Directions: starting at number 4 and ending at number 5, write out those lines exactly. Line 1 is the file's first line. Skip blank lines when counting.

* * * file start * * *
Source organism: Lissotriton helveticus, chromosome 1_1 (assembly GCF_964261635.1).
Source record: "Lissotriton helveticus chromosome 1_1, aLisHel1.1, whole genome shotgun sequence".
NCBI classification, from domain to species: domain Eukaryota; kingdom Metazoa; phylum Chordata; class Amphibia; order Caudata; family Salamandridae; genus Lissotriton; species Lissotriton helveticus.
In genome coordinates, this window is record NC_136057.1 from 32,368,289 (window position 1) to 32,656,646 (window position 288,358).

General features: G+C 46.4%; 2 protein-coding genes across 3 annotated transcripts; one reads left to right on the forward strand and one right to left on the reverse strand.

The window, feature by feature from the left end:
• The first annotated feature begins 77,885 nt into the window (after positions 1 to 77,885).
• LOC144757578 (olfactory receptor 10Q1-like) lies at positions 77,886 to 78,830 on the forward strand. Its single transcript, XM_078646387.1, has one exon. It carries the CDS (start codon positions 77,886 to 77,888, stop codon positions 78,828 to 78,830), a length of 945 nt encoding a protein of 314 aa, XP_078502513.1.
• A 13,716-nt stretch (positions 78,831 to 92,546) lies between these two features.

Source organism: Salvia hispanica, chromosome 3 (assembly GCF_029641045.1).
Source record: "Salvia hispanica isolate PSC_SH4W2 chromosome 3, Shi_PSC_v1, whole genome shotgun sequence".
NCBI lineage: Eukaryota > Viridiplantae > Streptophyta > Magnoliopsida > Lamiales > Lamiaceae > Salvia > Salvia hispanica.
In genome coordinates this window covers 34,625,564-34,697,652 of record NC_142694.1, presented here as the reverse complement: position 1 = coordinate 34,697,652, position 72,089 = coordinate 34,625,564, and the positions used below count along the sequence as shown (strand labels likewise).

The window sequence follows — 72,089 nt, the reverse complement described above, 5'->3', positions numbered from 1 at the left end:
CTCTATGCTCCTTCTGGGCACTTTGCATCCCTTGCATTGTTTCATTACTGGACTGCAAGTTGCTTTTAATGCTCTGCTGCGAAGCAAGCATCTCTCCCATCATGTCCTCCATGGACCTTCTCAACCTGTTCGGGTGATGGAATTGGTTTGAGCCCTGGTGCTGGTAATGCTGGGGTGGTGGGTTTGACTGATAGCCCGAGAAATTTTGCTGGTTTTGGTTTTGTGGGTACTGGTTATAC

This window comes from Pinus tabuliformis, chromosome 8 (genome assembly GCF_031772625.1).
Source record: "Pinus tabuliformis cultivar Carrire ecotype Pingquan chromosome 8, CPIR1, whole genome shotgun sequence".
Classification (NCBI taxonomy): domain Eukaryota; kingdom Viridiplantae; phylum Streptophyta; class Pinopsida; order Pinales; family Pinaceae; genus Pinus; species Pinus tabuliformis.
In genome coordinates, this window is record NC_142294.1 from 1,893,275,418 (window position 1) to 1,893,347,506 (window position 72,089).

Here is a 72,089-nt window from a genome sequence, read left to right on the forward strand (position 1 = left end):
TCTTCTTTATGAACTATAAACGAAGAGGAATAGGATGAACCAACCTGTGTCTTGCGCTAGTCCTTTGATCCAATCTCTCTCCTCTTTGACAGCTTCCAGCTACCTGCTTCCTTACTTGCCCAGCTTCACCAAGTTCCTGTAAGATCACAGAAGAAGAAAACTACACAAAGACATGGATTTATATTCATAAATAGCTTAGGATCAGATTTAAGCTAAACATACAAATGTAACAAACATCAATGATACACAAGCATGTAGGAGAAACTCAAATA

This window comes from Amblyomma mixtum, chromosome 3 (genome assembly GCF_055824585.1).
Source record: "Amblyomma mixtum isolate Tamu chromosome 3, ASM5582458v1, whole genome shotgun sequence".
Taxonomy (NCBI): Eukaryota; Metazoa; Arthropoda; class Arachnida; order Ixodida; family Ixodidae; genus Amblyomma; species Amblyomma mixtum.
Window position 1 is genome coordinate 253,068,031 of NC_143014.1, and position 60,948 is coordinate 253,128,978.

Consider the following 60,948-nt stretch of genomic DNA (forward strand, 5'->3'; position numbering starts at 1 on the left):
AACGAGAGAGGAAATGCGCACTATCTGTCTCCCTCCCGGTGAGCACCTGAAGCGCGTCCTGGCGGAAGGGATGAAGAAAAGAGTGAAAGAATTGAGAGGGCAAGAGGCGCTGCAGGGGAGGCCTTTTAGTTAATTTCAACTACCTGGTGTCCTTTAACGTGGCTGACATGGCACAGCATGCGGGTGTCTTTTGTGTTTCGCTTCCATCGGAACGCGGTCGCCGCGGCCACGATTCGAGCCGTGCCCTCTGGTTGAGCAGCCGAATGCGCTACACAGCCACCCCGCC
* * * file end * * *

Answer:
In genome coordinates, this window is record NC_136057.1 from 32,368,289 (window position 1) to 32,656,646 (window position 288,358).

General features: G+C 46.4%; 2 protein-coding genes across 3 annotated transcripts; one reads left to right on the forward strand and one right to left on the reverse strand.